Fanny Burney, Evelina : Vol. 3, Ch. 15

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Letter XV.


AND now, my dearest Sir, if the perturbation of my spirits will allow me, I will finish my last letter from Clifton Hill. This morning, though I did not go down stairs early, Lord Orville was the only person in the parlour when I entered it. I felt no small confusion at seeing him alone, after having so long and successfully avoided such a meeting. As soon as the usual compliments were over, I would have left the room, but he stopped me by saying, "If I disturb you Miss Anville, I am gone."

"My Lord," said I, rather embarrassed, "I did not mean to stay."

"I flattered myself," cried he, "I should have had a moment's conversation with you."

I then turned back; and he seemed himself in some perplexity: but, after a short pause, "You are very good," said he, "to indulge my request; I have, indeed, for some time past, most ardently desired an opportunity of speaking to you."

Again he paused; but I said nothing, so he went on.

"You allowed me, Madam, a few days since, you allowed me to lay claim to your friendship,-to interest myself in your affairs,-to call you by the affectionate title of sister;-and the honour you did me, no man could have been more sensible of; I am ignorant, therefore, how I have been so unfortunate as to forfeit it:-but, at present, all is changed! you fly me,-your averted eye shuns to meet mine, and you sedulously avoid my conversation."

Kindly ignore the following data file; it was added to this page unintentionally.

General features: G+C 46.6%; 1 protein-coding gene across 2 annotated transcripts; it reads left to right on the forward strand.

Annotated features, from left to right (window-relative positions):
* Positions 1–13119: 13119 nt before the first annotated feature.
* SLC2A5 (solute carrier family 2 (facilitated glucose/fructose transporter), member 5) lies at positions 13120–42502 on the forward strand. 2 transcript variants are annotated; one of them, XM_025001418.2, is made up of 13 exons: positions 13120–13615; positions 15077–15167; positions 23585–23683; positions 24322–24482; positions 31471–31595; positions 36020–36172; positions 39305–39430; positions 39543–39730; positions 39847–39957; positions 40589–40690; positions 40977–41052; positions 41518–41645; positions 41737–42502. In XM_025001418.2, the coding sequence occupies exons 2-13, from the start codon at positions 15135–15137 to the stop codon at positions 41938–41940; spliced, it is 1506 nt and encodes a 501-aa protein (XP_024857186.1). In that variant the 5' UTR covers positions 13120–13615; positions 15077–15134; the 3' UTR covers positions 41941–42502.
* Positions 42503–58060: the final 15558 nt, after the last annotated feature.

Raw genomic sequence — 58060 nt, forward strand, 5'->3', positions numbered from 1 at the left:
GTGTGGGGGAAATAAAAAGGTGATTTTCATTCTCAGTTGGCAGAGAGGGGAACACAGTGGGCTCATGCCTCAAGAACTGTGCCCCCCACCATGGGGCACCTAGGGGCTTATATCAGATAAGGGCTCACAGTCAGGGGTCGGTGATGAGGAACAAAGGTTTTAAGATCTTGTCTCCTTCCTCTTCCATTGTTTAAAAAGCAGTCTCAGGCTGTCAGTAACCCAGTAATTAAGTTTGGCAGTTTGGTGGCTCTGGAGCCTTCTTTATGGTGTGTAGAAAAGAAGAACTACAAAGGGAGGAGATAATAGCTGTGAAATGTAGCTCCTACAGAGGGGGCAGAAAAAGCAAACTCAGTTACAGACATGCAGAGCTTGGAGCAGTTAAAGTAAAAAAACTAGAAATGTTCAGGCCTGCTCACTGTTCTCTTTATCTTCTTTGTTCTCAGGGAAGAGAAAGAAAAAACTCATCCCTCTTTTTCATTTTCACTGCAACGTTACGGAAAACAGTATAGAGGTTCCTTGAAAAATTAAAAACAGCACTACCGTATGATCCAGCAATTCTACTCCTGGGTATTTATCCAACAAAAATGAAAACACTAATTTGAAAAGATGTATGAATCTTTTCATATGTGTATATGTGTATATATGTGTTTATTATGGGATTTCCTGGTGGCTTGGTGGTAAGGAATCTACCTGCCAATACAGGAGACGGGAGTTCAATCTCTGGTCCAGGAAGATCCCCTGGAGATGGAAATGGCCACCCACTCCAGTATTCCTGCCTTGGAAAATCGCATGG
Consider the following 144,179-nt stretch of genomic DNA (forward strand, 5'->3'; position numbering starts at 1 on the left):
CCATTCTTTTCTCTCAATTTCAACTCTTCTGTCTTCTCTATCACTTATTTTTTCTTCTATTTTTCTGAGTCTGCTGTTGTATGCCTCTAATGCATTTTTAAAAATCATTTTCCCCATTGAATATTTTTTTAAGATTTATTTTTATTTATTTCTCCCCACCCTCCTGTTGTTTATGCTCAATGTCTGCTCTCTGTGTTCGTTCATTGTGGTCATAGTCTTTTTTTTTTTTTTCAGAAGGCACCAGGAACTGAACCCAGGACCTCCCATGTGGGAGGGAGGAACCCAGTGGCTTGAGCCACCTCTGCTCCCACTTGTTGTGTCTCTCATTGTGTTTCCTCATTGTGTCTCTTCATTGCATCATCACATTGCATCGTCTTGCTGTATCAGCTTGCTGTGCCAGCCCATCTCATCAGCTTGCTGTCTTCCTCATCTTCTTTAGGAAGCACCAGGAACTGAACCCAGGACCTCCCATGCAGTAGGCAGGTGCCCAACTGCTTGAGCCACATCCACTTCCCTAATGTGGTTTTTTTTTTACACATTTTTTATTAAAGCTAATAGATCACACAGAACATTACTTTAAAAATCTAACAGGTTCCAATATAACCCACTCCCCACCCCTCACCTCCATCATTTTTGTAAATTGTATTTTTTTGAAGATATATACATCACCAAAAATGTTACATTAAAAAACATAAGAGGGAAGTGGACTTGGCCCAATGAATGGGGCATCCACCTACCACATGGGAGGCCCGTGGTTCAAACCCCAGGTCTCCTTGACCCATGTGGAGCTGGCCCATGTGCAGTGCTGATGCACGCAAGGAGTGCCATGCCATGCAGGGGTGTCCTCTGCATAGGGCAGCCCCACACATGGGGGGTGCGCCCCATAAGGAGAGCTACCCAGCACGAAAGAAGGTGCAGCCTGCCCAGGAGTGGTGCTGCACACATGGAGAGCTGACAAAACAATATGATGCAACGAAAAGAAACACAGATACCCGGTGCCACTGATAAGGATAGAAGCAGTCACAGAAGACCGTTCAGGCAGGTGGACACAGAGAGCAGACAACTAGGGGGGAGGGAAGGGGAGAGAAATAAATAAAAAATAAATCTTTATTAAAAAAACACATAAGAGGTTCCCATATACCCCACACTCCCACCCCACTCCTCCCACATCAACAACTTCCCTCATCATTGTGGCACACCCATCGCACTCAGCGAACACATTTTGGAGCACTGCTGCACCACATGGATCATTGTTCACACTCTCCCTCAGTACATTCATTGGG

I was extremely disconcerted at this grave, and but too just accusation, and I am sure I must look very simplew;-but I made no answer.

"You will not, I hope," continued he, "condemn me unheard; if there is any thing I have done,-or any thing I have neglected, tell me, I beseech you, what, and it shall be the whole study of my thoughts how to deserve your pardon."

"Oh, my Lord," cried I, penetrated at once with shame and gratitude, "your too, too great politeness oppresses me!-you have done nothing,-I have never dreamt of offence-if there is any pardon to be asked it is rather for me, than for you to ask it."

"You are all sweetness and condescension!" cried he, "and I flatter myself you will again allow me to claim those titles which I find myself so unable to forego. Yet, occupied as I am, with an idea that gives me the greatest uneasiness, I hope you will not think me impertinent, if I still solicit, still intreat, nay implore, you to tell me, to what cause your late sudden, and to me most painful, reserve was owing?"

"Indeed, my Lord," said I, stammering, "I don't,-I can't,-indeed, my Lord,-"

"I am sorry to distress you," said he, "and ashamed to be so urgent,-yet I know not how to be satisfied while in ignorance,-and the time when the change happened, makes me apprehend,-may I, Miss Anville, tell you what it makes me apprehend?"

"Certainly, my Lord."

"Tell me, then,-and pardon a question most essentially important to me;-Had, or had not, Sir Clement Willoughby any share in causing your inquietude?"

"No, my Lord," answered I, with firmness, "none in the world."

"A thousand, thousand thanks!" cried he: "you have relieved me from a weight of conjecture which I supported very painfully. But one thing more; is it, in any measure, to Sir Clement that I may attribute the alteration in your behaviour to myself, which, I could not but observe, began the very day after his arrival at the Hot Wells?"

X [w] simple

Foolish, but in the sense of being nonplussed, confused, or perplexed.